Weekend Box Office: '42' hits it big


LOS ANGELES (AP) -- Baseball has scored a rare hit in Hollywood,

The Jackie Robinson drama "42" led the domestic box office with $27.5 million in its opening weekend, 66 years after he became the first black player in Major League Baseball.

Monday was Jackie Robinson Day, when all big-leaguers wear No. 42 in his honor to mark his debut with the Brooklyn Dodgers on April 15, 1947.

Released by Warner Bros., "42" easily beat the domestic start of an established franchise in "Scary Movie 5." The Weinstein Co. sequel opened in second-place with $14.2 million, the smallest debut for the horror-comedy series. Three of the previous four "Scary Movie" installments had debuts of $40 million or more.

The previous low for the "Scary Movie" series was the second one, which opened with $20.5 million in 2001. "Scary Movie 3" had the best debut, with $48.1 million in 2003, though its total domestic haul of $110 million fell well short of the $157 million take for the 2000 original.

"Sometimes, when there's too big of a lag, people lose interest. If it's a ‘Star Wars' movie, nostalgia works in your favor. The long lag works in your favor. People are loaded with anticipation," said Paul Dergarabedian, an analyst for box-office tracker Hollywood.com. "Other franchises, if you go too long, they lose that pop and excitement, and it's hard to get that back."

It didn't help that "Scary Movie 5" got the franchise's worst reviews. Critics haven't much cared for any of the "Scary Movie" flicks, but reviews for the latest were almost universally bad.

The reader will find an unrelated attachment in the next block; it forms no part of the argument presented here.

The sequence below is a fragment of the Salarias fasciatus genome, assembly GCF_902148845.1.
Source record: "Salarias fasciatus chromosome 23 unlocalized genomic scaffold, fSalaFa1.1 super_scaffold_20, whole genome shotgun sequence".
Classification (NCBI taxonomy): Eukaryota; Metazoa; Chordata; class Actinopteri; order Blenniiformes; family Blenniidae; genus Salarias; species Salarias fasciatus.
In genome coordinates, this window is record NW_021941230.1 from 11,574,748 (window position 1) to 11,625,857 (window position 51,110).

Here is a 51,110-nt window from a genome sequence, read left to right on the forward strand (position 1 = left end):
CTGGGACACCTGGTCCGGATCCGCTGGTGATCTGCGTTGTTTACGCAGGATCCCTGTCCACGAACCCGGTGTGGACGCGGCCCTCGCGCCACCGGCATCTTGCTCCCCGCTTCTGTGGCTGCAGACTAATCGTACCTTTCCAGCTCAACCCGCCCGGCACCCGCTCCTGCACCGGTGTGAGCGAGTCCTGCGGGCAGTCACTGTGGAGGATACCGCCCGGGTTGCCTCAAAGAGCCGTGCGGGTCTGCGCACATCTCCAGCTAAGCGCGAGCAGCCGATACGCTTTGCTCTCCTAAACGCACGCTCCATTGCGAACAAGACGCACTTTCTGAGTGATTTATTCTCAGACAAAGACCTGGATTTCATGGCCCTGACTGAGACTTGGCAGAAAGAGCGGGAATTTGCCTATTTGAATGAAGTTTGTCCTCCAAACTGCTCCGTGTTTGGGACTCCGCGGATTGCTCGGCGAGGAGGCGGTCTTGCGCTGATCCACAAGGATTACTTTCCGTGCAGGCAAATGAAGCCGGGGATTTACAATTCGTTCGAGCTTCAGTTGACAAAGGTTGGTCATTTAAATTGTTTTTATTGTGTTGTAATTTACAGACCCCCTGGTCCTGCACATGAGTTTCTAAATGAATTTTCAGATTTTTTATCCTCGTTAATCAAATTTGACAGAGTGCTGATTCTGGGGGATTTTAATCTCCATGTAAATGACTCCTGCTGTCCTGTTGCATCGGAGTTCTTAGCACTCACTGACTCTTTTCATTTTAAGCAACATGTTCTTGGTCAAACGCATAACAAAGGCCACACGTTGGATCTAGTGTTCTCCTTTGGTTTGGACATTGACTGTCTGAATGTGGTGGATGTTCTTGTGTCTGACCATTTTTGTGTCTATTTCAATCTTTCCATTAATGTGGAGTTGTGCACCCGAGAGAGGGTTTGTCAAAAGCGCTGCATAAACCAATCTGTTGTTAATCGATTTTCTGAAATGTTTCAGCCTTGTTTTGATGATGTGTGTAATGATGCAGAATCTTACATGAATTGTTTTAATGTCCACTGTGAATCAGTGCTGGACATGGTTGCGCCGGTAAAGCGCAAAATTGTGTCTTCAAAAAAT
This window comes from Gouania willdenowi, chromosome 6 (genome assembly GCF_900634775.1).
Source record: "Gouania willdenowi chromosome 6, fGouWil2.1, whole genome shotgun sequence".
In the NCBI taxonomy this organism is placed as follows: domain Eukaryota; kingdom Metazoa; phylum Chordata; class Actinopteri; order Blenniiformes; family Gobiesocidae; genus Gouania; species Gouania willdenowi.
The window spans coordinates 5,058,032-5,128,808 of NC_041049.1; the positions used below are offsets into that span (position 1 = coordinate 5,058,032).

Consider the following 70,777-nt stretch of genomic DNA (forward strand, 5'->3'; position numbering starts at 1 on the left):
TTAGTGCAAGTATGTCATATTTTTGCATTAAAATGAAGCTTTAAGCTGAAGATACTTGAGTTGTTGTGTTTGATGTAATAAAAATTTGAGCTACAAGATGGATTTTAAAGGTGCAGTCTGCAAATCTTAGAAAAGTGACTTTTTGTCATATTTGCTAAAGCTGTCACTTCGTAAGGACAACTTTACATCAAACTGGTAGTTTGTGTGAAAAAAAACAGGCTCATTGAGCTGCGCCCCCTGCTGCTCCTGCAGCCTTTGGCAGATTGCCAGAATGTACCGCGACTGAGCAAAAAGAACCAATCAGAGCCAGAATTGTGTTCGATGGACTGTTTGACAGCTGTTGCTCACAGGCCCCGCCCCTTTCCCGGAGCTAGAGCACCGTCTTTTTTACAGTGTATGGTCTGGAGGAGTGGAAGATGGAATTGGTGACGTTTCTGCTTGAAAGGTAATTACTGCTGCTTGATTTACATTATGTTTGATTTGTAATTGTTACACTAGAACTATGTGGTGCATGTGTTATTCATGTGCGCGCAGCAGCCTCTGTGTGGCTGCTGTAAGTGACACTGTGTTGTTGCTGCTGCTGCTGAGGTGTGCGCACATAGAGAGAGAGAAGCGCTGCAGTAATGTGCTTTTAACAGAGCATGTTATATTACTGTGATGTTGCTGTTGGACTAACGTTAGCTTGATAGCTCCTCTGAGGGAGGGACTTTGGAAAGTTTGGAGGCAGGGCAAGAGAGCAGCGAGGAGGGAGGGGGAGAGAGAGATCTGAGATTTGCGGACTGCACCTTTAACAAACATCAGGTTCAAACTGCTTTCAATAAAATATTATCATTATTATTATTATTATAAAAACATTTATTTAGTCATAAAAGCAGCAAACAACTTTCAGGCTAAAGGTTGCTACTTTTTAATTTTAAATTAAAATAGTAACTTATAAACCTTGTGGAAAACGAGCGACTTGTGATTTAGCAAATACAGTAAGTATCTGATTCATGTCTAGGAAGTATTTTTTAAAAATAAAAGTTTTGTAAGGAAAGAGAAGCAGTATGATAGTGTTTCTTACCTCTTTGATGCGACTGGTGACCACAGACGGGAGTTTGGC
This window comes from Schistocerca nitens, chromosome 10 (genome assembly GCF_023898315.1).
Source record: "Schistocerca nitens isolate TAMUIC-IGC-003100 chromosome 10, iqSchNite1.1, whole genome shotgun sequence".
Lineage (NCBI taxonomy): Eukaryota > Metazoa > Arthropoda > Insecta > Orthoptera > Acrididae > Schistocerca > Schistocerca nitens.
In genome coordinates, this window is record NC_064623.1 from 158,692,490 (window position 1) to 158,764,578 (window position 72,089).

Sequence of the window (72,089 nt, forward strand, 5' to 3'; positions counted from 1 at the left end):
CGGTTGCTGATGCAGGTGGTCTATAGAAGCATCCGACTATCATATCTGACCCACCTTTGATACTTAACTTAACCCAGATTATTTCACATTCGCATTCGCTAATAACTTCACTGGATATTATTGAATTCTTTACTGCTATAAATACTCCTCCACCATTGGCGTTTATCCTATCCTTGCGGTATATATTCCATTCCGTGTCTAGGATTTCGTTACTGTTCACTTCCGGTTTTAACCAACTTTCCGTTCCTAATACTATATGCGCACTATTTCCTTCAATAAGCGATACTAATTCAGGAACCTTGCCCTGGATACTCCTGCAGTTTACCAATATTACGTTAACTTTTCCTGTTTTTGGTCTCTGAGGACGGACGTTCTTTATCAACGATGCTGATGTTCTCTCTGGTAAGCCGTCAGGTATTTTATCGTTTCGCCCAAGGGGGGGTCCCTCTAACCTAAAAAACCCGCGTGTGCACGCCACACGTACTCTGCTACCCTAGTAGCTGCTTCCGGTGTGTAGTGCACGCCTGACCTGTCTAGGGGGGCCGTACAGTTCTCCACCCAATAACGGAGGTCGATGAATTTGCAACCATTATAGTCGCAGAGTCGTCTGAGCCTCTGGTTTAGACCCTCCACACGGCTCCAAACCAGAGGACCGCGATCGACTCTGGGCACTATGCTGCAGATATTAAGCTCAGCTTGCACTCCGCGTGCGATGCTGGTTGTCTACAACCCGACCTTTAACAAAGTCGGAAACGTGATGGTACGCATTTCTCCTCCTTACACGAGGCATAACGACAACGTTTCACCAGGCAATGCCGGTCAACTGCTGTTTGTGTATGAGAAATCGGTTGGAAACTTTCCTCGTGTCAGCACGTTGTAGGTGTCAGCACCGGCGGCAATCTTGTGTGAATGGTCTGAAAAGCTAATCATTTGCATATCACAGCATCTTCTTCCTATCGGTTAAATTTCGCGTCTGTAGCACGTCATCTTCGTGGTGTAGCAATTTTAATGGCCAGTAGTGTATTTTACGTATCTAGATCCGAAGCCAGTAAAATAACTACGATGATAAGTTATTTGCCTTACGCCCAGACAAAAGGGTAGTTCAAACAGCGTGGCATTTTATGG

The $27.5 million opening for "42" is a record for a baseball flick in terms of straight dollars, topping the $19.5 million debut of "Moneyball" in 2011. Factoring in higher ticket prices, the $13.7 million debut of 1992's "A League of Their Own" would have been on par with "42" in terms of inflation-adjusted dollars.

The film stars Chadwick Boseman as Robinson and Harrison Ford as Brooklyn Dodgers boss Branch Rickey, who brought No. 42 onto the team in 1947 as the Major Leagues' first black player.

"It's a story that has so much emotion to it. Jackie Robinson's life had such an influence on our country," said Dan Fellman, head of distribution for Warner Bros.

With generally good reviews, "42" drew in older crowds, with 83 percent of the audience over 25, Fellman said.

In limited release, director Terrence Malick's drama "To the Wonder" had a modest start, taking in $130,000 in 18 theaters for an average of $7,222 a cinema. That compares to a $9,074 average in 3,003 theaters for "42."

"To the Wonder" stars Ben Affleck, Olga Kurylenko, Rachel McAdams and Javier Bardem in a dreamlike, poetic musing on love.

Weekend's Top 10

The top movies at U.S. and Canadian theaters Friday through Sunday, followed by distribution studio, gross (in millions), total gross (also in millions) and number of weeks in release.

1. "42" (Warner Bros.), $27.5, $27.5, one.

2. "Scary Movie 5" (Weinstein Co.), $14.2, $14.2, one.

3. "The Croods" (Fox), $13.1, $142.4, four.

4. "G.I. Joe: Retaliation" (Paramount), $10.9, $102.5, three.

5. "Evil Dead" (Sony), $9.5, $41.5, two.

6. "Jurassic Park" 3-D (Universal), $8.9, $32.0, two.

7. "Olympus Has Fallen" (FilmDistrict), $7.3, $81.9, four.

8. "Oz the Great and Powerful" (Disney), $4.9, $219.4, six.

9. "Tyler Perry's Temptation" (Lionsgate), $4.5, $45.4, three.

10. "The Place Beyond the Pines" (Focus), $3.9, $5.2, three.


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